Kentucky lawmakers mull responsible gambling funding increase
Gambling-related harm treatment advocates meet with officials as estimated Bluegrass State problem-gambler numbers reaches 64,000
Kentucky state officials have met with gambling-related harm treatment advocates to discuss a potential use of public funds in combatting escalating problem gambling among its citizens.
In the meeting which took place last week, treatment groups called for a statewide program with dedicated public funding to raise awareness of problem gambling in the Bluegrass State.
Kentucky Council on Problem Gambling (KYCPG) executive director Mike Stone was one of the attendees at the meeting, speaking to officials from the Interim Joint Committee on Licensing, Occupations, and Administrative Regulations.
Stone drew on KYCPG’s research data which indicated as many as 64,000 Kentucky residents are addicted to gambling, with another 165,000 exhibiting problem gambling behavior.
“The prevention and awareness aspect of this issue may be even more important as our society moves towards a legitimatization and acceptance of gambling as part of our culture,” Stone told officials at the meeting.
“We need to have programs that educate and make people aware of what the potential is, and that is also what a large part of the money that we’re talking about would go toward,” he added.
In support of its call for extra funding, KYCPG has said a broadbase gambling prevention and program for dealing with gambling addicts would need approximately $1.4m in funding during its first year of operations, rising to more than $3.7m by year five of operation.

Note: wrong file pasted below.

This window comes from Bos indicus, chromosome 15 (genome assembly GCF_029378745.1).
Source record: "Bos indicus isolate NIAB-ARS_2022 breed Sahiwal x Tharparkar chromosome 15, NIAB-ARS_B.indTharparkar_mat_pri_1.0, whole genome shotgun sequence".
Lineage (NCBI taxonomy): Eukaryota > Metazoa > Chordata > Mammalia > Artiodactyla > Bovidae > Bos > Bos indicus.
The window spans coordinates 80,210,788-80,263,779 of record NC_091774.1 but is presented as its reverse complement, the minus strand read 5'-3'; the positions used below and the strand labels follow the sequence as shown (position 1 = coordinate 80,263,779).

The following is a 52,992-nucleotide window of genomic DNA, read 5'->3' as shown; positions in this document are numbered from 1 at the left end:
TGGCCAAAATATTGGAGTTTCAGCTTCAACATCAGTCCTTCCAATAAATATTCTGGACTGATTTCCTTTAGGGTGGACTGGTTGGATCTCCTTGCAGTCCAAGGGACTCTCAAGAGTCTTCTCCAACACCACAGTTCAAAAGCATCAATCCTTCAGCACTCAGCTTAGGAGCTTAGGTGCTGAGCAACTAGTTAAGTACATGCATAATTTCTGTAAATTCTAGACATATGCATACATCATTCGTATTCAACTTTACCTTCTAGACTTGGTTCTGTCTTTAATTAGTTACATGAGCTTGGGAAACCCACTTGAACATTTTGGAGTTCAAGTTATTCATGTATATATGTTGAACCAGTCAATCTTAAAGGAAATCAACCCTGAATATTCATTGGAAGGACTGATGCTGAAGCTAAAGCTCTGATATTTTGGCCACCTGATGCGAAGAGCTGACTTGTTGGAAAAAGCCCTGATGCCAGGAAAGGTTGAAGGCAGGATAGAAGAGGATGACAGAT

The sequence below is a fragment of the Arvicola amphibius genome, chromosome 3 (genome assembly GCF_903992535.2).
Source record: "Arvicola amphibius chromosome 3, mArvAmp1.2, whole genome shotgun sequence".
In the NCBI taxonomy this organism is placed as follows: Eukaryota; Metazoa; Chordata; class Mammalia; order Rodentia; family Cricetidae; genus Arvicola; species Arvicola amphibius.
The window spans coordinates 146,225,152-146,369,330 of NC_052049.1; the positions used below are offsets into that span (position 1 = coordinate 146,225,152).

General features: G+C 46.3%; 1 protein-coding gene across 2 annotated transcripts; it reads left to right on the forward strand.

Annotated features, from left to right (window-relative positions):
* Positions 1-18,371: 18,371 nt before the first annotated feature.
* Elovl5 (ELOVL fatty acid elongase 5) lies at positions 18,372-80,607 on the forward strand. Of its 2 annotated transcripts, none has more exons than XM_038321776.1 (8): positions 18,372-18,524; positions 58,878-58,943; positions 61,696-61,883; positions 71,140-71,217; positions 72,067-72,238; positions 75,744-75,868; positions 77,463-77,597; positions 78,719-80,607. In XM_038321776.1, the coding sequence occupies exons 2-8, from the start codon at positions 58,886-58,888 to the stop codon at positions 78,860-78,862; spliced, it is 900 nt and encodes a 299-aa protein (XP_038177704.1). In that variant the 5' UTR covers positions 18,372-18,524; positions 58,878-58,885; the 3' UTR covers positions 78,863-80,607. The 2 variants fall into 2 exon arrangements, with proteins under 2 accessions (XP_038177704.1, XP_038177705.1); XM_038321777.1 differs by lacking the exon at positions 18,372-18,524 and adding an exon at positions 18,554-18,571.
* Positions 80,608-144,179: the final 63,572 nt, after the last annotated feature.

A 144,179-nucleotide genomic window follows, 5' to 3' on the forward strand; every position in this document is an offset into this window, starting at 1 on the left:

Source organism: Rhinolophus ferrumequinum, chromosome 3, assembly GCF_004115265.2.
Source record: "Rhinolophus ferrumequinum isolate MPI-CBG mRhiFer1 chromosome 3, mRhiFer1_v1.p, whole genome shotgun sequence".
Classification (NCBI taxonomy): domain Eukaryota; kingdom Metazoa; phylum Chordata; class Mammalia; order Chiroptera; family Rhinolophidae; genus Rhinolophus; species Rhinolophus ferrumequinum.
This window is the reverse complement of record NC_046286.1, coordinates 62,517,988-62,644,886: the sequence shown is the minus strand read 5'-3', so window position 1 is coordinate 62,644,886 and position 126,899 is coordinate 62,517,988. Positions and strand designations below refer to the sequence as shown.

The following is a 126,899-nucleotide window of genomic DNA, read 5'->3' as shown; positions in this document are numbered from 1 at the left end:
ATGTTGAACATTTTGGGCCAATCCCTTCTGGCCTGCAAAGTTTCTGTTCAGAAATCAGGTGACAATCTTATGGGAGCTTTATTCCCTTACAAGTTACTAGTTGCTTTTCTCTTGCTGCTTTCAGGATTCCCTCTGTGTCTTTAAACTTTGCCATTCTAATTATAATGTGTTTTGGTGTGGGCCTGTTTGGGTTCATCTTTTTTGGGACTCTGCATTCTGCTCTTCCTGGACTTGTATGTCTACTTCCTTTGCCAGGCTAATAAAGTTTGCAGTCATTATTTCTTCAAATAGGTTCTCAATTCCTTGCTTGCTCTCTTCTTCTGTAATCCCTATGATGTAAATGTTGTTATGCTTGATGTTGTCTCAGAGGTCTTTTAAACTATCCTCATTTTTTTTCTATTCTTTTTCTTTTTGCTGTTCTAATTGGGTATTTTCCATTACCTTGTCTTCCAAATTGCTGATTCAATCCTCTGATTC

The council has called on the state legislature to redistribute funding from tax revenues received from gaming operations to pay for statewide public awareness and prevention initiatives and treatment services.
In addition, calls to the Lexington-based Gamblers Anonymous phoneline have more than doubled over the last two years, with the 1-800-GAMBLER hotline also reporting an increase in calls.
In the prior legislator session, attempts were made to provide additional funding for gambling-related harm causes through funds obtained by the state during its multi-million-dollar dispute with Flutter Entertainment subsidiary PokerStars over alleged illegal gambling in the state.
The dispute, which was resolved in September 2021, saw the firm agree to pay more than $300m to Kentucky in the form of bonds and cash payments.
Attempting to use these funds, officials filed House Bill 609 which called for $225m of funds received to fund a statewide problem gambling program, a figure eventually whittled down to $75m in funding following legislator debate.
Passing through the Kentucky house of representatives by an overwhelming vote, the bill was ultimately frustrated on the Senate floor, failing to pass through before legislators were dismissed in April.